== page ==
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But, to turn from this unpleasant episode of Beccaria’s life, Catharine II., soon after his return to Milan, invited him to St. Petersburg, to assist in the preparation of her intended code of laws. It would seem from one of Pietro Verri’s letters that Beccaria was at first inclined to accept the proposal,[15] but it is improbable that any such offer would really have tempted him to exchange Italian suns for Russian snows, even if Kaunitz and Firmian had not resolved to remove the temptation, by making his talents of service at home. This they did by making him Professor of Political Economy in the Palatine School of Milan, in November 1768; and his published lectures on this subject form the largest work he ever wrote.Lord Ellenborough, on the last day but one of May 1810, appealed to their lordships to pause, before they passed the Shoplifting Bill and gave their assent to the repeal of a law which had so long been held necessary for the security of the public. No one, he insisted, was more disposed than himself to the exercise of clemency, but there was not the slightest ground for the insinuations of cruelty that had been cast on the administration of the law. If shoplifting did not require the penalty of death, the same rule would have to apply to horse- and sheep-stealing; and, in spite of all that was said in favour of this speculative humanity, they must all agree, that prevention of crime should be the chief object of the law, and that terror alone could prevent the crime in question. Those who were thus speculating in modern legislation urged that punishment should[63] be certain and proportionate; but he could satisfy the House that any attempt to apply a punishment in exact conformity to the offence would be perfectly ludicrous. He had consulted with the other judges, and they were unanimously of opinion that it would not be expedient to remit this part of the severity of the criminal law.[38] He therefore entreated them to pause.There is also a fourth consequence of the above principles: that the right to interpret penal laws cannot possibly rest with the criminal judges, for the[126] very reason that they are not legislators. The judges have not received the laws from our ancestors as a family tradition, as a legacy that only left to posterity the duty of obeying them, but they receive them from living society, or from the sovereign that represents it and is the lawful trustee of the actual result of men’s collective wills; they receive them, not as obligations arising from an ancient oath[65] (null, because it bound wills not then in existence, and iniquitous, because it reduced men from a state of society to that of a flock), but as the result of the tacit or expressed oath made to the sovereign by the united wills of living subjects, as chains necessary for curbing and regulating the disorders caused by private interests. This is the natural and real source of the authority of the laws.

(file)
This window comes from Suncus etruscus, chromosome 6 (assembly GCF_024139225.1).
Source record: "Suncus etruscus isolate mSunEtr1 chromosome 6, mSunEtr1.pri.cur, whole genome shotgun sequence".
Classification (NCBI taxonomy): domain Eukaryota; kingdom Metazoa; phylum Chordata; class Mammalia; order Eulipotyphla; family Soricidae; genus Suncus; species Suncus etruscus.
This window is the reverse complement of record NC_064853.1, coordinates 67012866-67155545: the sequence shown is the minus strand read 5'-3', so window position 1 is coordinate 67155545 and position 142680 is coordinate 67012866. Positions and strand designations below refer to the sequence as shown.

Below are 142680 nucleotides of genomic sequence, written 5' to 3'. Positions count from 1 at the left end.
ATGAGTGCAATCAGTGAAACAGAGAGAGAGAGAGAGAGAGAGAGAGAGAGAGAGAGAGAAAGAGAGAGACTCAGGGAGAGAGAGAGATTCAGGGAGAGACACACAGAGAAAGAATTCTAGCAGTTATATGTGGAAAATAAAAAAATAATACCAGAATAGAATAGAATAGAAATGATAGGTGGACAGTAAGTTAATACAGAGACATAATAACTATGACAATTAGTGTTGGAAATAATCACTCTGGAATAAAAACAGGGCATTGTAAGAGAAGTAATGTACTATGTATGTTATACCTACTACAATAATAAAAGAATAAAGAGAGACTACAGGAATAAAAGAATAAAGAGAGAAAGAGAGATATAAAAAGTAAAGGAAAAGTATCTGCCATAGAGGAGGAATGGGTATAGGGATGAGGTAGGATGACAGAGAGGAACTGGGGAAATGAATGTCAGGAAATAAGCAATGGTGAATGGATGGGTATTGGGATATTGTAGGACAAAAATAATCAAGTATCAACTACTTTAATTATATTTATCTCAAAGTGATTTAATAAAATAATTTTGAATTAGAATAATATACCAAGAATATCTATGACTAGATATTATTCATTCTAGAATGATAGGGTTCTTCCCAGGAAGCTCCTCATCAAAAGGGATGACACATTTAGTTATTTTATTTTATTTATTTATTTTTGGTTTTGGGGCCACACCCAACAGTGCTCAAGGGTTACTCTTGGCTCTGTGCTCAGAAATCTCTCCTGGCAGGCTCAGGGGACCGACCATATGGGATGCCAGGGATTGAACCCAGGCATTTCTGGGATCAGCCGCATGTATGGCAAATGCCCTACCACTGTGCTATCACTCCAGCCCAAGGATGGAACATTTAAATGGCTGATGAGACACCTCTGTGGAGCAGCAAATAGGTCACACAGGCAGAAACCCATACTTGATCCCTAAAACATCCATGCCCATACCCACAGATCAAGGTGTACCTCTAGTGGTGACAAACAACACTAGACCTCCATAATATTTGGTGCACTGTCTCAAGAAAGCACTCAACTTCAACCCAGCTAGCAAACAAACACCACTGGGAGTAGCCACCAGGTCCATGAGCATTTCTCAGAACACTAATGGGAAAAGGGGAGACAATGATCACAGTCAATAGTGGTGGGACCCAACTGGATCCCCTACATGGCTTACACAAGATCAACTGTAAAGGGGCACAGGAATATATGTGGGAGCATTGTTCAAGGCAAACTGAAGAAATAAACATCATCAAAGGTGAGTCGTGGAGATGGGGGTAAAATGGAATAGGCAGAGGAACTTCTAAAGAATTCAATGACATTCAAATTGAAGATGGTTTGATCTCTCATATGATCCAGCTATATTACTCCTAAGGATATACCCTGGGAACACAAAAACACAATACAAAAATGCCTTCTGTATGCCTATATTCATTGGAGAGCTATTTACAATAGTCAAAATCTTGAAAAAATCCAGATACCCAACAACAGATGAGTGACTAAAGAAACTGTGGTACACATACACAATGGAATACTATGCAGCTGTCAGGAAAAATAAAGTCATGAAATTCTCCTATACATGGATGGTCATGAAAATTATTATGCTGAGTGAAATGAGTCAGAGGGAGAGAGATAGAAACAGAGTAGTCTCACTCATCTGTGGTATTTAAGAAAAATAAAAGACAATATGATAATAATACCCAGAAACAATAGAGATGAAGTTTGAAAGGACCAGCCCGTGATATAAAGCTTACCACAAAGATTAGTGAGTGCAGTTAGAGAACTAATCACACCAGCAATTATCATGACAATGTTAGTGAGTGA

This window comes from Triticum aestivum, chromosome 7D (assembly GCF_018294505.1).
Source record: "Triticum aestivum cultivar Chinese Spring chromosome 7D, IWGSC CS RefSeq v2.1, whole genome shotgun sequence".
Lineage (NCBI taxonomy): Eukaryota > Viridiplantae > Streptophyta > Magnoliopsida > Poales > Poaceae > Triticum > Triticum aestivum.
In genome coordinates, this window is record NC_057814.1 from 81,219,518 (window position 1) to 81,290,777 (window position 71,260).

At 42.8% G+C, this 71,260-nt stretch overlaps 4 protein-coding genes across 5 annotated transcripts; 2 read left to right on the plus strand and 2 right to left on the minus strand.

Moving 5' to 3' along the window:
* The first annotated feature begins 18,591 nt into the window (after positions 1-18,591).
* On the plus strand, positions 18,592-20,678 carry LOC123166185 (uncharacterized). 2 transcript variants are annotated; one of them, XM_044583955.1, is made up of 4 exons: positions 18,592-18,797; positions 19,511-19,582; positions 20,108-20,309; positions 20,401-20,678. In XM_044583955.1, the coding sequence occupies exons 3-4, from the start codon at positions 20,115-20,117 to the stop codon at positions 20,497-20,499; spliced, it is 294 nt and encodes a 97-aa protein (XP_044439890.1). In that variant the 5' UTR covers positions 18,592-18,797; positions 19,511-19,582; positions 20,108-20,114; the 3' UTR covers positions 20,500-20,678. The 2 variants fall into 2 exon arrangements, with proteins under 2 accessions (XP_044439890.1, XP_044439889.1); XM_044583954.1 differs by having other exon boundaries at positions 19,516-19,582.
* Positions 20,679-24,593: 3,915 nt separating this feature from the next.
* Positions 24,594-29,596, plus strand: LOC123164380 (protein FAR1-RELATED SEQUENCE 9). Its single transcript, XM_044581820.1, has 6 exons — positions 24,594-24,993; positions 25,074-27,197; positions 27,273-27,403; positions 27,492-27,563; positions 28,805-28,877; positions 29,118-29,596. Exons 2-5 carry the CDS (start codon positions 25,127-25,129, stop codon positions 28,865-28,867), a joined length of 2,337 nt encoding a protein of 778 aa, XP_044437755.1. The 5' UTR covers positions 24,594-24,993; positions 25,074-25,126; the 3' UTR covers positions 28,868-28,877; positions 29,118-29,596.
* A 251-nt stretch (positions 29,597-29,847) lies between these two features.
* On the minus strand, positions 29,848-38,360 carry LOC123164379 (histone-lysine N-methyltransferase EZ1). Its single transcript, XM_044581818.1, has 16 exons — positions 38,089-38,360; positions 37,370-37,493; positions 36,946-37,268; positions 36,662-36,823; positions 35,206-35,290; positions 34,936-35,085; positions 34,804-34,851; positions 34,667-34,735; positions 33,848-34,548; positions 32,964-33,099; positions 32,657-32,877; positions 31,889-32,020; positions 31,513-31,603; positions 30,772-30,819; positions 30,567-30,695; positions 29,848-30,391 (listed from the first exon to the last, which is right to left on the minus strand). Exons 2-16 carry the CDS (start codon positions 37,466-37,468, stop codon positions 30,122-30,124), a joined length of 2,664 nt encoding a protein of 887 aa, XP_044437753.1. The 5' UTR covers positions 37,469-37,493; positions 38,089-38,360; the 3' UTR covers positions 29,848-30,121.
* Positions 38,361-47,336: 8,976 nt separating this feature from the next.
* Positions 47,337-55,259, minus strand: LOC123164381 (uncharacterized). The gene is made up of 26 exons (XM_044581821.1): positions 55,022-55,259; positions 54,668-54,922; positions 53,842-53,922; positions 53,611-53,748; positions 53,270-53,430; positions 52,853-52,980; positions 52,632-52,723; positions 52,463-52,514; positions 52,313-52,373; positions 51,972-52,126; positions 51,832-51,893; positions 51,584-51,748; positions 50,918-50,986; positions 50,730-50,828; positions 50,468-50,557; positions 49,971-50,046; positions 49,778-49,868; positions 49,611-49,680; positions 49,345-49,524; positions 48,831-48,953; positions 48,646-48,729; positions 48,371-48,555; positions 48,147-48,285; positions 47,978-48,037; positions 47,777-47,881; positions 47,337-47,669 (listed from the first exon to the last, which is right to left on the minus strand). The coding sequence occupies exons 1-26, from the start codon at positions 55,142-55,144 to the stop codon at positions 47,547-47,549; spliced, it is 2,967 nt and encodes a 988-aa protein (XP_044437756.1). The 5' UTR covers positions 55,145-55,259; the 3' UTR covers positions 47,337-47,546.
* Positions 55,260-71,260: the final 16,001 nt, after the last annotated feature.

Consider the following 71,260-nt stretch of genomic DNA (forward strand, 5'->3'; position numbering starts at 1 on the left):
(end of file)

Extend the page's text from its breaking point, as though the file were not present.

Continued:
Since mankind generally, suspicious always of the language of reason, but ready to bow to that of authority, remain unpersuaded by the experience of all ages, in which the supreme punishment has never diverted resolute men from committing offences against society; since also they are equally unmoved by the example of the Romans and by twenty years of the reign of the Empress Elizabeth of Russia, during which she presented this illustrious example to the fathers of their people, an example which is at least equivalent to many conquests bought by the blood of her country’s sons, it is sufficient merely to consult human nature itself, to perceive the truth of the assertion I have made.Are the same penalties equally useful in all times?The few select friends who made life at Milan just supportable were Pietro and Alessandro Verri, Frisi, and some others. Pietro Verri was ten years older than Beccaria, and it was at his instance that the latter wrote his first treatise on a subject which then demanded some attention, namely, ‘The Disorders and Remedies of the Coinage.’ This work was published two years before the ‘Crimes and Punishments,’ but though it provoked much discussion at the time, it has long since ceased to have any interest.